Foreign Affairs Federalism: A Revisionist Approach

By Abebe, Daniel; Huq, Aziz Z. | Vanderbilt Law Review, April 2013 | Go to article overview

Foreign Affairs Federalism: A Revisionist Approach


Abebe, Daniel, Huq, Aziz Z., Vanderbilt Law Review


INTRODUCTION

In April 2010, the Arizona legislature enacted the Support Our Law Enforcement and Safe Neighborhoods Act.1 Commonly known as SB 1070, the law created a slate of new criminal offenses and arrest powers covering aliens within Arizona's borders.2 SB 1070 proved divisive. It inspired copycat legislation in several states,3 provoked sharp criticism from the legal academy,4 and-most relevant here-catalyzed a lawsuit by the U.S. Department of Justice seeking a preliminary injunction against the state law on the ground that it was preempted by federal law.5 Initially, the federal government's litigation prospects seemed dim. One term before SB 1070 reached the Supreme Court, the Justices had upheld an earlier Arizona effort to tamp down on undocumented aliens in the workplace. Doing so, the Court had limned a narrow reach for the preemptive penumbra of federal immigration law.6 In the SB 1070 oral argument, the Solicitor General seemed to fare poorly, with Justice Sotomayor even suggesting that his central preemption argument was not "selling very well" and that he try "to come up with something else."7

Yet in June 2012, the Court handed down an opinion giving the federal government "close" to everything it had sought.8 By a vote of five Justices to three, the Court invalidated three of the four challenged provisions and upheld the fourth subject only on condition that the state satisfied demanding limiting qualifications.9 What many expected to be a rout in favor of Arizona's position10 ended instead in a robust affirmation of national authority. What is more interesting, at least for our purposes, is how the majority and dissenting Justices reached their results. Both Justice Kennedy's majority opinion and Justice Scalia's dissent in Arizona v. United States began not with statutory or constitutional text, but rather with a judicial presumption about the appropriate distribution of authority between the federal government and the states on matters of intersecting state and federal foreign affairs-related concerns. In both opinions, that threshold presumption powerfully motivated the ensuing analysis.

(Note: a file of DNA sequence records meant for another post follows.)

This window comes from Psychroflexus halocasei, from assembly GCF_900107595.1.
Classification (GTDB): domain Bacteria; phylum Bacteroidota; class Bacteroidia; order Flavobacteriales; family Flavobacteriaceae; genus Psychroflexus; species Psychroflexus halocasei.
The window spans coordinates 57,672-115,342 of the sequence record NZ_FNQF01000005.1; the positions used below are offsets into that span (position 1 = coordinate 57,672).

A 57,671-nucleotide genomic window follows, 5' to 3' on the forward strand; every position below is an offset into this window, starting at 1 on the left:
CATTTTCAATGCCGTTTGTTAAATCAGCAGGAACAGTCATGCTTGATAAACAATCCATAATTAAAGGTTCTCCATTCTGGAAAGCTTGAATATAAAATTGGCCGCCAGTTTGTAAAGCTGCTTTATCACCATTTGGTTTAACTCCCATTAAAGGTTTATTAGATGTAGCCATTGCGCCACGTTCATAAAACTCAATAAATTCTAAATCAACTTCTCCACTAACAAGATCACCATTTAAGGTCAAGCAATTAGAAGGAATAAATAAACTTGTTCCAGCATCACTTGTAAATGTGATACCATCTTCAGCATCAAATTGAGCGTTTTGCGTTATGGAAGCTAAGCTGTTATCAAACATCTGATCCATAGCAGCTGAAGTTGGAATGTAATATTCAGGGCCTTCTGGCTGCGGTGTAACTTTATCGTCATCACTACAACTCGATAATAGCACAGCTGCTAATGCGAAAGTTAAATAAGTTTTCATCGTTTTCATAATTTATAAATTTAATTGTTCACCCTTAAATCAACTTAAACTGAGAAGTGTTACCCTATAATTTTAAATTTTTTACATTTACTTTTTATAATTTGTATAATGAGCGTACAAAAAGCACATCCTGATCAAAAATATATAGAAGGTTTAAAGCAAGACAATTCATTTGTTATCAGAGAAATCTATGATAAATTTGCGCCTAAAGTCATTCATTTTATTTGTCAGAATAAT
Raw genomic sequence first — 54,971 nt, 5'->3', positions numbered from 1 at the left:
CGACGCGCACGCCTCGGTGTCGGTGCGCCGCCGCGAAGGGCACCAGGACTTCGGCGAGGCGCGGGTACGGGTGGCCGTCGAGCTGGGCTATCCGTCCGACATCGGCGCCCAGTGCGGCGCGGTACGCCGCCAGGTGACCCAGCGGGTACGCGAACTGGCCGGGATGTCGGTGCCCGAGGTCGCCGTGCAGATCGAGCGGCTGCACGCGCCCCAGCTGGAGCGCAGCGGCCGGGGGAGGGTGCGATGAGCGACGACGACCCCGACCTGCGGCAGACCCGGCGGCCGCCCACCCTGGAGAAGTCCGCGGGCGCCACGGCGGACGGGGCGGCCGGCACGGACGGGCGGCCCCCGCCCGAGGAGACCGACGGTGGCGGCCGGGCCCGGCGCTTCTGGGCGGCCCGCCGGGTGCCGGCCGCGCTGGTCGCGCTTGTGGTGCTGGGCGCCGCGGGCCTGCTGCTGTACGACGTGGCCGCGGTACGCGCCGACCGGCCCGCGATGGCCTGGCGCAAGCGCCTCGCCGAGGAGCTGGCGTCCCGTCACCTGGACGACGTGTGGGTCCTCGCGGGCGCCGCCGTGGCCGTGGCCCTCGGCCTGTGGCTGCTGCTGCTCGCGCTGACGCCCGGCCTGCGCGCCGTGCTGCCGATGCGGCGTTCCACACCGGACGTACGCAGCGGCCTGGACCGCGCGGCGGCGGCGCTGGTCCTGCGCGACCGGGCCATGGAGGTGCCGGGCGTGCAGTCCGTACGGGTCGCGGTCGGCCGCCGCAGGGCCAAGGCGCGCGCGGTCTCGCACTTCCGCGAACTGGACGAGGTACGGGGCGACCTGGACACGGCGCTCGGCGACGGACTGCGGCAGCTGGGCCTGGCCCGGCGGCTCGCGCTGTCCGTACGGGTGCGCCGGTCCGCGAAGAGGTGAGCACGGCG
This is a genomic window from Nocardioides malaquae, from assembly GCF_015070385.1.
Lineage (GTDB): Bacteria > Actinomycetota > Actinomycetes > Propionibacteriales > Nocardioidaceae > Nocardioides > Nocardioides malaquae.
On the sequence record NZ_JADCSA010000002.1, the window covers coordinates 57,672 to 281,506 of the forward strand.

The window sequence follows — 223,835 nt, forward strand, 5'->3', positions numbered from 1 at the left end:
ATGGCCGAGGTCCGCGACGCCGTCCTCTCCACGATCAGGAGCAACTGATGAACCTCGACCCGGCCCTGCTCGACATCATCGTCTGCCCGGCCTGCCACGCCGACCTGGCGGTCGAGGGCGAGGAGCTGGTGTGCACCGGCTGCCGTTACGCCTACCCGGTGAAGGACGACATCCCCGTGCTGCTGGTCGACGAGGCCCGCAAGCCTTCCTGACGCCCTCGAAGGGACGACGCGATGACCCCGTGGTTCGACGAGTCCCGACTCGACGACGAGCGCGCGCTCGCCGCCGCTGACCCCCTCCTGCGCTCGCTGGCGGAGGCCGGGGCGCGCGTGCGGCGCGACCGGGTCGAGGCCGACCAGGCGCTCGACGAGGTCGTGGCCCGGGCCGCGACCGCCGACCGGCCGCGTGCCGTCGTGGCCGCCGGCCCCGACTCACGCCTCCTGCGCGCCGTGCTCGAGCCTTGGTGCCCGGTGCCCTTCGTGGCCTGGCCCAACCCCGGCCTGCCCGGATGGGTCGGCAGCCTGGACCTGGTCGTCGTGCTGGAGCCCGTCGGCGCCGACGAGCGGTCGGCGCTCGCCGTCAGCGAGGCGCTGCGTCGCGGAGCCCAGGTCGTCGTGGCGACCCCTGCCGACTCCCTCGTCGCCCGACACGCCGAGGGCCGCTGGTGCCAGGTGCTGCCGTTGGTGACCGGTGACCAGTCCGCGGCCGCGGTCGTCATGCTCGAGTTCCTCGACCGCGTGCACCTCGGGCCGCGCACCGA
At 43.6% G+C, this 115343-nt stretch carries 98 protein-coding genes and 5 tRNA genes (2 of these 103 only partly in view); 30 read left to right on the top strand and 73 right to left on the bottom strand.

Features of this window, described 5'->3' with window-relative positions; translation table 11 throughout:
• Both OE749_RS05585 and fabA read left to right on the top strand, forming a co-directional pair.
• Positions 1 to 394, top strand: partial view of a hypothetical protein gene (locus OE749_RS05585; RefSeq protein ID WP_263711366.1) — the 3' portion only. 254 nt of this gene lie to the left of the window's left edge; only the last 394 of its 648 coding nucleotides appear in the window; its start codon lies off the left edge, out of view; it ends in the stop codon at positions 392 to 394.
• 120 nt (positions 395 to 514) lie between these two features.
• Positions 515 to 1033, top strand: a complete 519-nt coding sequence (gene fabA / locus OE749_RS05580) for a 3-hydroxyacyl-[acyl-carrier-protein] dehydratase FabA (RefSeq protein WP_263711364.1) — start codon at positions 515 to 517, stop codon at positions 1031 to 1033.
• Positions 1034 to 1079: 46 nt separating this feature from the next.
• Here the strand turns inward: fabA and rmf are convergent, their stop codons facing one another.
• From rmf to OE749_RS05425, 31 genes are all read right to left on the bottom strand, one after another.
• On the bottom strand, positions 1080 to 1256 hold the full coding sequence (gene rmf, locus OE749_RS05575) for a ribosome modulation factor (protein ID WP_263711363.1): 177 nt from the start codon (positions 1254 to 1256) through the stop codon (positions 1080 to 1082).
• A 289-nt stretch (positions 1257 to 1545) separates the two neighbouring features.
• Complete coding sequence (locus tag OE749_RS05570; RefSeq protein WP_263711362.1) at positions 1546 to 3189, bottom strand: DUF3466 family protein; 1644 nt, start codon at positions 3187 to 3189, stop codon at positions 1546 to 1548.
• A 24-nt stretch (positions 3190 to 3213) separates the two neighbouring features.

For Justice Kennedy, "[t]he federal power to determine immigration policy is well settled" because of its entanglement in foreign affairs.11 Immigration "affect[s] trade, investment, tourism, and diplomatic relations for the entire Nation,"12 and so touches " 'the most important and delicate of all international relationships.' "13 By contrast, Justice Scalia opened with the opposite presumption: "As a sovereign, Arizona has the inherent power to exclude persons from its territory, subject only to those limitations expressed in the Constitution or constitutionally imposed by Congress."14 That principle quickly yielded the result that "the federal alien registration system is certainly not of uniquely federal interest."15

This Article takes up the core of the debate between Justices Kennedy and Scalia. More precisely, it analyzes how courts should resolve cases that arise at the intersection of foreign affairs and federalism concerns when there is no dispositive constitutional, statutory, or treaty-derived rule. Cognizant of the competing approaches in Arizona, it considers the appropriate judicial presumption across the board in foreign affairs federalism cases. But the choice of presumption matters well beyond immigration-related cases. Indeed, the Court repeatedly confronts cases in which federalism and foreign affairs claims conflict and no text supplies clear direction.16 Previous cases involve not only immigration authority,17 but also state efforts to sanction repressive foreign regimes,18 encourage restitution for Holocaust survivors,19 settle money claims against foreign nations and their citizens,20 tax the global activities of corporations operating within a state's borders,21 and impose capital punishment notwithstanding objections from international organizations and courts.22 Nor does the Supreme Court resolve all such conflicts.

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